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The harmful pollutants that may be present in the air we breathe inside our homes are not all equally dangerous. For instance, one study showed that out of the 40 airborne toxic chemicals found to exist in households, about 10 are classified as known or probable carcinogens, and the other 30 are either known or probable mutagens, teratogens, or immunotoxic agents. Some of the pollutants that may cause health problems include:
Air conditioners and other equipment such as dryers, ranges and other appliances that draw combustion air from the home to provide heat or perform other functions can also affect indoor air quality. If not properly vented to the outdoors, the machines can foul the air with dust and other particles before they are exhausted.
Increasing the flow of outdoor air into a home is not always the best way to deal with poor indoor air quality. For instance, when temperatures are extremely cold, the furnace or stove may be very tightly packed and thus may not be capable of producing the temperature differential to make a larger supply of outdoor air desirable.
In addition to outdoor air, there is growing scientific evidence that indoor air quality may be affected by such diverse factors as humidity, number of people in the home, activity of people within the home, and temperature. But, the number of studies of indoor air quality has been limited by the fact that most researchers have focused on only one or a small number of these factors.
In the second part of this booklet, we will take a closer look at some of these factors and examine how they affect the quality of indoor air. To begin, we will consider such diverse topics as the effects of smoking, humidity and pet dander on indoor air quality.
For example, a system can now detect and measure concentrations of pollutants in an air sample in parts per billion (ppb). Another is able to detect an entire room, as opposed to just a few points of air pollution, and at a reasonable cost.
Some states have created their own laws that seek to protect the health of their citizens by setting limits on the maximum concentrations of various chemicals in indoor air. All of these laws require some type of air quality monitoring system.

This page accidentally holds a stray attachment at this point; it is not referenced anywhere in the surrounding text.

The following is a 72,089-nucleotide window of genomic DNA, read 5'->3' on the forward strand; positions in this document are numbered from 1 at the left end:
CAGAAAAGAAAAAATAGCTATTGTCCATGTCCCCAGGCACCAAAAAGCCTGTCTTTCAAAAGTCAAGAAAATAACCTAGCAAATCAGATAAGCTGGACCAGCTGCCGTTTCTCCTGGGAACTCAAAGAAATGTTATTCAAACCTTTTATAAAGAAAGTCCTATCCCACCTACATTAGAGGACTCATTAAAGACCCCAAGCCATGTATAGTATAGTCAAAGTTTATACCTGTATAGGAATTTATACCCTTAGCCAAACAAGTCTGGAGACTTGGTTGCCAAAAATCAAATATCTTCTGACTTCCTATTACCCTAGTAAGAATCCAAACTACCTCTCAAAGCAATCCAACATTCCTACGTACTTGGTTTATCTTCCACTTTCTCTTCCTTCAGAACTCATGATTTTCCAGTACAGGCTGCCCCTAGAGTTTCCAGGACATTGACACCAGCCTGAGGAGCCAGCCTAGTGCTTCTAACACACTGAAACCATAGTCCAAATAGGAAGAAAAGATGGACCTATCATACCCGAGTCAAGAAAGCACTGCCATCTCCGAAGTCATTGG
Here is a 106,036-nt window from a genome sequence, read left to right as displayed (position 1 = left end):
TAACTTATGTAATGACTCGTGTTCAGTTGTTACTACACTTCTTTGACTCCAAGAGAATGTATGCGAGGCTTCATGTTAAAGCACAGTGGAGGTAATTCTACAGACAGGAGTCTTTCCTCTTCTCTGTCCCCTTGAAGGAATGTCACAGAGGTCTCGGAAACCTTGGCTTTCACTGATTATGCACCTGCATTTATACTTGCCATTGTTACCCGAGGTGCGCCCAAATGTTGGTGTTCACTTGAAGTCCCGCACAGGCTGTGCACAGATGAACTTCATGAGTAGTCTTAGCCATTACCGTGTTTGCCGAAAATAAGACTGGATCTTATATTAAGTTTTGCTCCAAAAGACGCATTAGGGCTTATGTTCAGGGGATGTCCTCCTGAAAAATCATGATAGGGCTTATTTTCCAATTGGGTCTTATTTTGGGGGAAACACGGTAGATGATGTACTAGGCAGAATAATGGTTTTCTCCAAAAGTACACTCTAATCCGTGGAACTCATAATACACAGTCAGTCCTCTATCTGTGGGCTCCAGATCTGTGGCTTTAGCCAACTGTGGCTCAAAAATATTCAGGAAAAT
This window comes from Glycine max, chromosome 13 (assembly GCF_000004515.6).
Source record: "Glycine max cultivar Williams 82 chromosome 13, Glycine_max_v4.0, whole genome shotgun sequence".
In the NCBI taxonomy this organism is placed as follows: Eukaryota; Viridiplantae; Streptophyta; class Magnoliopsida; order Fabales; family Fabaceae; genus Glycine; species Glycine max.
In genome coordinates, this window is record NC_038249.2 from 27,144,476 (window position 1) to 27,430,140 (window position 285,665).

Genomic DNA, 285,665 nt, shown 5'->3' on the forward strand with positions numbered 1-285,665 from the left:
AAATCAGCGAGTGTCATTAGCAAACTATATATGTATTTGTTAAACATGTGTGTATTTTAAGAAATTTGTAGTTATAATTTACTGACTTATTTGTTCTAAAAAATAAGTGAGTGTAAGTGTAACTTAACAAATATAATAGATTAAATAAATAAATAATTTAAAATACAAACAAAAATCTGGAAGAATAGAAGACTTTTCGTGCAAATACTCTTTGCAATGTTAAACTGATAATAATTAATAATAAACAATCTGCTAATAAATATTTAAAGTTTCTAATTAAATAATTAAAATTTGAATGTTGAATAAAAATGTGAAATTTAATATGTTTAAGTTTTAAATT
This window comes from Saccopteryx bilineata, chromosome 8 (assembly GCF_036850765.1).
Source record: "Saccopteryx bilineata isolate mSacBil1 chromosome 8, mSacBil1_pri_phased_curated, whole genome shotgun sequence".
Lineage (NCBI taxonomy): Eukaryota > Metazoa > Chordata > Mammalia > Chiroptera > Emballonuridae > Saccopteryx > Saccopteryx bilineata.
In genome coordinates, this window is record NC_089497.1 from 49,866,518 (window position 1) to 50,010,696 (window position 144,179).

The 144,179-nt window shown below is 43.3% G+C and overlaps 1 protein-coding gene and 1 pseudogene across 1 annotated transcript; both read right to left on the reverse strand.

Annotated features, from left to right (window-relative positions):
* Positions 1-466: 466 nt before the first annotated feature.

Ventilation systems are an especially common method for reducing the levels of outdoor air pollutants and thus improving indoor air quality. Automatic ventilation systems are designed to act automatically in response to changes in outdoor conditions and in the occupancy level of the space.
If you find a company that does indoor air quality testing and cleaning, they are going to tell you, \”No Building Inspector would let you have bad indoor air quality.\” Even if that company is just cleaning air for a few days, you are going to get results that show a horrible situation. It’s also not that some building inspectors are all heartless and evil, they are concerned and can deal with the problem.
No matter what sources of indoor air pollution are present, even low levels of air pollutants can cause health problems. Some pollutants may not produce health effects immediately, but over time they can increase the risk of disease. Indoor air pollutants include gases and particles (soil, dust, pollen) that are present in air, chemicals (volatile and semi-volatile organic compounds) that are present in common household products, organisms (bacteria, viruses, molds) that are present in soil, household products, and house dust, and inorganic compounds and minerals (phosphorus, iron, cadmium) that are released by common building materials and activities.